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Sequential Studio 440

After the disaster that was the Linn 9000, why would anyone want to build another combined sampling drum machine and sequencer. Rick Davies has the answer.


ITS BEEN NEARLY a year and a half since Sequential released the Prophet 2000 sampling keyboard, and since that time, 12-bit linear sampling quality has become a necessity of life for many people in the music industry. Currently, most 12-bit samplers are comparably priced below £2500 - so it's an instrument's features and sound quality (rather than the spec sheet) that set it apart from the competition.


With this in mind, it's a bit surprising to see Sequential coming up with the Studio 440, a 12-bit sampling sequencer/drum machine retailing for £3395.

The Studio 440 uses the same sampling circuits as the Prophet 2000, so it already has a solid foundation in the sound department. The 440 will load Prophet 2000/2002 disks through its built-in 3 1/2-inch disk drive, so there are plenty of sounds available for the machine already, even though it's yet to be released. And eight individual assignable audio outputs make the machine more suitable for studio work than the Prophet 2000.

Sequential are careful to point out that the Studio 440 contains 512K words (that's 768K bytes, for all those in the eight-bit world), and with sample rates of 15.6kHz, 31.2kHz, and 41.7kHz, the 440 can sample between 12.6 and 33.6 seconds of continuous audio. It also boasts a new "real-time sample monitoring" feature which lets you hear what your sample will sound like at any sample rate without having to sample the sound - this helps determine the optimum sample rate for various sounds.

The 440's 32 sounds are arranged in four banks of eight, and can be played either over MIDI, from the eight front panel pressure/velocity-sensitive pads, by an external trigger, or by the internal sequencer. In the tradition of Sequential drum machines, the Studio 440's sounds have individual volume, tuning, and panning settings which may be adjusted and stored while recording drum patterns.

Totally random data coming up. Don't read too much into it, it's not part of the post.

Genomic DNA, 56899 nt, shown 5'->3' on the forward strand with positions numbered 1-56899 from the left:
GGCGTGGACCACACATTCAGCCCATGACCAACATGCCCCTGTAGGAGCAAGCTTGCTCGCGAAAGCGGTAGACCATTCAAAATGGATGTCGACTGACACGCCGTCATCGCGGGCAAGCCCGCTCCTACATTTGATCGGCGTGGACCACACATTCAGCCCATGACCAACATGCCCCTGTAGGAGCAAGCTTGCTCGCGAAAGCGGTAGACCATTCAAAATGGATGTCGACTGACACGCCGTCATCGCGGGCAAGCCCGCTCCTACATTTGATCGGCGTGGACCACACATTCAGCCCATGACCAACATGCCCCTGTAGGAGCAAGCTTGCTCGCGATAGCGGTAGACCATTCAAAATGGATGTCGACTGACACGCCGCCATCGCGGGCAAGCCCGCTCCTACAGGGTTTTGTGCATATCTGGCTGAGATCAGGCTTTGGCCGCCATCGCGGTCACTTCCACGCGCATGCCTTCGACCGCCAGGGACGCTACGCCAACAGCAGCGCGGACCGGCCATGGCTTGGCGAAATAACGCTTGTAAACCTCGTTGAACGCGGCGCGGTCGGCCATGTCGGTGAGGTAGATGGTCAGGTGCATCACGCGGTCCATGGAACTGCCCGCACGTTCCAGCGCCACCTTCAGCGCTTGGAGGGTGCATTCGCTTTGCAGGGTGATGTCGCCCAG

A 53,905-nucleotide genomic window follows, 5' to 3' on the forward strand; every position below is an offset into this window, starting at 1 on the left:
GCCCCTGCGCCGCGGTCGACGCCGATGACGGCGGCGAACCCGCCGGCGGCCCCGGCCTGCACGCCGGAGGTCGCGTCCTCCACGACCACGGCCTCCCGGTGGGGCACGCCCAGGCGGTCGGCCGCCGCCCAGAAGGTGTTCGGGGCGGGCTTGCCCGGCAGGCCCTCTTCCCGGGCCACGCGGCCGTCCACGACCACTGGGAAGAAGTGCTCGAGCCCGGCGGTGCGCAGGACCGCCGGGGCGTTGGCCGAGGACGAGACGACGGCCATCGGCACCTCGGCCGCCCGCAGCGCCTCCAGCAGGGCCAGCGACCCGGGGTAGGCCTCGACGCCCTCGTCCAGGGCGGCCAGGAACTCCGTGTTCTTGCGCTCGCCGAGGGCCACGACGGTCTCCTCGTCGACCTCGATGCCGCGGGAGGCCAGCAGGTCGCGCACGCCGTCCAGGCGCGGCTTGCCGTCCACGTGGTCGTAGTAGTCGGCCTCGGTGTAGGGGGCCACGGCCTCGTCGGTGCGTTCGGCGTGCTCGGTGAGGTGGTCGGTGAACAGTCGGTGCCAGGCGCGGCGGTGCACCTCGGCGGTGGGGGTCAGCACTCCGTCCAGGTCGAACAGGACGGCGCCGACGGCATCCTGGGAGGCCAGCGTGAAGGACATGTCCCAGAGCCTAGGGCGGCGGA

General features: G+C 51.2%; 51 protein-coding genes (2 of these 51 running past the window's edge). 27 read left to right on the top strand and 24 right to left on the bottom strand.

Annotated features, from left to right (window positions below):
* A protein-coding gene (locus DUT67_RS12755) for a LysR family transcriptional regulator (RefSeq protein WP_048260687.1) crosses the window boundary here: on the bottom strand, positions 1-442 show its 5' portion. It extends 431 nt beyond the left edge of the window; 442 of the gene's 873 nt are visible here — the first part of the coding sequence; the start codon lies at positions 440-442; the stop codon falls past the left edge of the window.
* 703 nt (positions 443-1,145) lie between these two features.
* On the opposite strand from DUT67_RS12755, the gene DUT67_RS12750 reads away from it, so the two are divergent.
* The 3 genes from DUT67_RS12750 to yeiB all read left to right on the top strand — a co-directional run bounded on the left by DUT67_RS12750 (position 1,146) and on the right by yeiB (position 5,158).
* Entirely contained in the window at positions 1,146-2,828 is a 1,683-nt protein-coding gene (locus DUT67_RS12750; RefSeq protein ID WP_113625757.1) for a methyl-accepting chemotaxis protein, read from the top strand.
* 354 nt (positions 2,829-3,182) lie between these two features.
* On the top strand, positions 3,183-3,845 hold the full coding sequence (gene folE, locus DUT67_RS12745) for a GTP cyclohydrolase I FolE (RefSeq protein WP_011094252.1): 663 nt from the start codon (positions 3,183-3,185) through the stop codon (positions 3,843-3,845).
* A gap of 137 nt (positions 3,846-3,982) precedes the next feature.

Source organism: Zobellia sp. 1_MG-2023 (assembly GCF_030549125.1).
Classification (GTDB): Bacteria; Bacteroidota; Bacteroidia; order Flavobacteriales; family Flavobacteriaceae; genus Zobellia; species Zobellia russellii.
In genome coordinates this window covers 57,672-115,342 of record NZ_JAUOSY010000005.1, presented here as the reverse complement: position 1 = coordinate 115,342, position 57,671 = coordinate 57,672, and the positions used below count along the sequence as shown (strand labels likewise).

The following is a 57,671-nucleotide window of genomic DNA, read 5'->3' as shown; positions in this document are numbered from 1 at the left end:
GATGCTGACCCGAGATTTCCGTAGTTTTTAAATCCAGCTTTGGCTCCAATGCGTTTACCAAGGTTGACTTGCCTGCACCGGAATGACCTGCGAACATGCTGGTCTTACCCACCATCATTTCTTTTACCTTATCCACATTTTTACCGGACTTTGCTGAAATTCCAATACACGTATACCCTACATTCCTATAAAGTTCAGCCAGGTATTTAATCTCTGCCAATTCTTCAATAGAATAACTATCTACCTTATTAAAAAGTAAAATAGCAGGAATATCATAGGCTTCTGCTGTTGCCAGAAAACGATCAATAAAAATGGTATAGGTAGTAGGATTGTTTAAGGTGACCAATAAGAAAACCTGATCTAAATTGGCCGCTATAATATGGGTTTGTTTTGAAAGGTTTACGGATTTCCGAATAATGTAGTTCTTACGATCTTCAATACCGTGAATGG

In addition to these features, each sound is stored with two sets of parameters which include VCA and VCF settings, loop points, and playback direction. This appears to be an extension of the "reverse" function on Sequential's Tom drum machine, but in this case, each sound has two groups of parameters which can be as similar or as different as you want them to be.

Sounds are also grouped in four custom "kits", in which any eight sounds may be arranged across the pads with individual volume, tuning and panning settings.

As a sequencer, the 440 features a 40,000-event memory independent of the sample memory. Studio 440 sequences have eight tracks, each of which can contain events both for the internal sounds and for external synths connected to either or both of the 440's two MIDI output ports (A and B).

So you can record a sequence track with drum patterns played from the front panel, then overdub some sequences from an external keyboard for playback on any of a number of MIDI synths connected to the 440's MIDI Out A. By recording drum patterns (internal sample sequences) and sequenced notes for external MIDI synths onto the same tracks, the 440 can act as the central controller in live performance or recording situations.

The main sequencer record/playback controls are arranged in the familiar tape machine layout, with fast forward and reverse controls. Most functions are selected from menus, while a 32-character, backlit LCD provides pertinent information through all operations. Sequences can be created or edited per track, bar, and MIDI channel in real or step time.

On the MIDI side of things, the Studio 440 supports Modes 1, 3, and an enhanced version of Mode 4 called MultiMode. Tempo is adjustable in 0.1 BPM increments, and can be set by tapping in a tempo, or by slaving to SMPTE.

Best of all, the Studio 440 has perhaps a more impressive list of interfacing capabilities than any sampler or sequencer currently available. In addition to the MIDI In, Thru and two MIDI Outs (for access to 32 individual channels of MIDI instruments), external clock/trigger input, SMPTE write/read jacks, and separate Terminal in/out connectors (for operation with MIDI timecode-based event list editors such as Digidesign's forthcoming Q-Sheet program), the Studio 440 supports the Small Computer Systems Interface (SCSI) for interfacing with hard disks and CD ROMs.

Even at this early stage, it's clear that a lot of thought has gone into the Studio 440 to make it more than just a sampling drum machine. And thanks to its MIDI and SMPTE facilities, it'll also be a powerful tool for sound-effects recording and synchronisation. Watch this space.

Price £3395 including VAT

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That Was The Year That Was

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Tantek MIDIverter


Music Technology - Copyright: Music Maker Publications (UK), Future Publishing.

 

Music Technology - Jan 1987

Gear in this article:

Drum Machine > Sequential Circuits > Studio 440


Gear Tags:

Digital Drums

Review by Rick Davies

Previous article in this issue:

> That Was The Year That Was

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> Tantek MIDIverter


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